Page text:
Here at Mini they have many cupcakes in mini but they should have more. Why don’t they have more? They should have more in mini, more! We tell them how they should have more in mini and they do not seem to make a note of it.

The narrative’s style was so repetitive! All too frequently words were repeated three times in a row in a cheap attempt to give urgency to the story.
The plot (if we can call it that) even in its ‘wtf moments’ is tedious. The characters and story seem merely a backdrop to this sickeningly sweet and repetitive language (hair like feathers, tiny pink-y small-ish hand, glossy this and that, teensy-weensy girls who eat teensy-weensy food).
This book didn’t inspire feelings of panic or fear, which I was expecting given its summary…I was never afraid of these demented girls and their stupid activities. A lot of the things seem to just happen to the MC as if she isn’t capable of these laughable ‘terrible’ things from happening (insert eye roll here). Again, I find it ironic that the MC’s own writing is criticised for this exact reason:

“Although we could hardly call her a heroine, could we? I mean, could we even call her that, Samantha? […] She’s quite passive, Samantha, isn’t she?”

I guess you could argue that this is all ‘intentional’. The stupid characters, the saccharine and repetitive language, the MC’s spinelessness…these things come across this way on purpose…but that seems like a cheap excuse to make the lazy and unfunny elements of your story ‘deliberate’.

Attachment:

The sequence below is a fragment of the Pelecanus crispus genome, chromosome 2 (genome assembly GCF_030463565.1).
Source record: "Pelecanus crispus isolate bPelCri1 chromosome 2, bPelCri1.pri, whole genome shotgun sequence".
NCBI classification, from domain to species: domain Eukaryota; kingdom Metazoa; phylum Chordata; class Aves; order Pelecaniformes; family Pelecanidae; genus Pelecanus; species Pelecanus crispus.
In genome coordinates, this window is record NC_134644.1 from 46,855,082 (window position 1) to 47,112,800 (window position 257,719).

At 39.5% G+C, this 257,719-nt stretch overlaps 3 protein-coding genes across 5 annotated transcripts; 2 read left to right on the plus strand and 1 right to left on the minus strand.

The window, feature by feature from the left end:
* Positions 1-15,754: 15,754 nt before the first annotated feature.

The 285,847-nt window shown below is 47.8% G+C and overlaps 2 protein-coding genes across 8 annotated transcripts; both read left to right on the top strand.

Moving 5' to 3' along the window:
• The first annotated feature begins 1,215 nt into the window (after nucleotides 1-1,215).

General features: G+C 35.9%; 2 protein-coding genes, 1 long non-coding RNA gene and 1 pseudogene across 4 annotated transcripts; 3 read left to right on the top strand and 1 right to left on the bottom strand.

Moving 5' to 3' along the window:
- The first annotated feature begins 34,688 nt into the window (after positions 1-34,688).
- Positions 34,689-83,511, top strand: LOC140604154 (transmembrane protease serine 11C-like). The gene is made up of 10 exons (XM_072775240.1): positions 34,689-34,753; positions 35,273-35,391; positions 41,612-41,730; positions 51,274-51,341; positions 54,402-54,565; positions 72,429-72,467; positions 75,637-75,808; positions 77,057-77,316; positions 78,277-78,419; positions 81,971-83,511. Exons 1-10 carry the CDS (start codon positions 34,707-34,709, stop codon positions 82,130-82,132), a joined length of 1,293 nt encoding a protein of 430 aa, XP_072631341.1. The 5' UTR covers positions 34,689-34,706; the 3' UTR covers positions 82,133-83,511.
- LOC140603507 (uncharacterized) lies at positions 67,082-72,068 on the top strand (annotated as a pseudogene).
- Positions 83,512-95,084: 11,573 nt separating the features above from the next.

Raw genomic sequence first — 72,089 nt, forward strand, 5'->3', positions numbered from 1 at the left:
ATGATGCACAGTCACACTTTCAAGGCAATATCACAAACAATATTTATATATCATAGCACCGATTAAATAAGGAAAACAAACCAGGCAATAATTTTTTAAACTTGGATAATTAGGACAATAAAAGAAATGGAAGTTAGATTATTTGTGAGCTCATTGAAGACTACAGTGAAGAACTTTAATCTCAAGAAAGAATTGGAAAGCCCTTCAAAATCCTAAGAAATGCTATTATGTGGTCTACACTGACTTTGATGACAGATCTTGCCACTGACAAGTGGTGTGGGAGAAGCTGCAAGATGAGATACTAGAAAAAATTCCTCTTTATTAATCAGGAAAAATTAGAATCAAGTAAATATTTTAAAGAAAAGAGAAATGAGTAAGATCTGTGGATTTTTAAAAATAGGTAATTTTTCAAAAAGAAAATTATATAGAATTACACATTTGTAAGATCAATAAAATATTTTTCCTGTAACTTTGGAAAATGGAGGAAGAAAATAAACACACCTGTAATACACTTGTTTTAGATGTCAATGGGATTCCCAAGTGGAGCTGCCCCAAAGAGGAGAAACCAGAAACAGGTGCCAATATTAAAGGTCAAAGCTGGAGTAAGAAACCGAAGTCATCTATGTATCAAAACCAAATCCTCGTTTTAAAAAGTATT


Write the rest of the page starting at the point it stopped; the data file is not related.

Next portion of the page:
The worst ‘sin’ of all is that this book leaves us with a less than favourable opinion about writing and criticism…which isn’t a great message.

 

My rating: ★★✰✰✰  2 of 5 stars

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Just Enough by Flavia Biondi — review

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Many thanks to NetGalley for providing me with the chance to read this stunning work.

Although I’m Italian, before coming across Just Enough on NetGalley, I’d never heard of Flavia Biondi. As soon as I saw her artwork I fell in love.
I can best describe this as a ‘slice of life’ that depicts the ‘what now?’ that might come at the end of your twenties, when you feel the pressure to ‘settle down’ or start a ‘real’ career and become a ‘real’ adult. I liked the realistic dynamics between the various characters, the way their silly conversations could turn serious—and vice versa—and the imperfect and down-to-earth portrayal of love (romantic and platonic). The story captures the dissolution felt by Italy’s younger generations yet there is a sense of hope for happier—or more ‘stable—times that made this into an easy read. The artwork and writing perfectly convey the nostalgic atmosphere of the story. I thoroughly loved this graphic novel and I am already looking forward to reading in again and again and again.

My rating: ★★★★✰ 4.5 stars (rounded up to 5)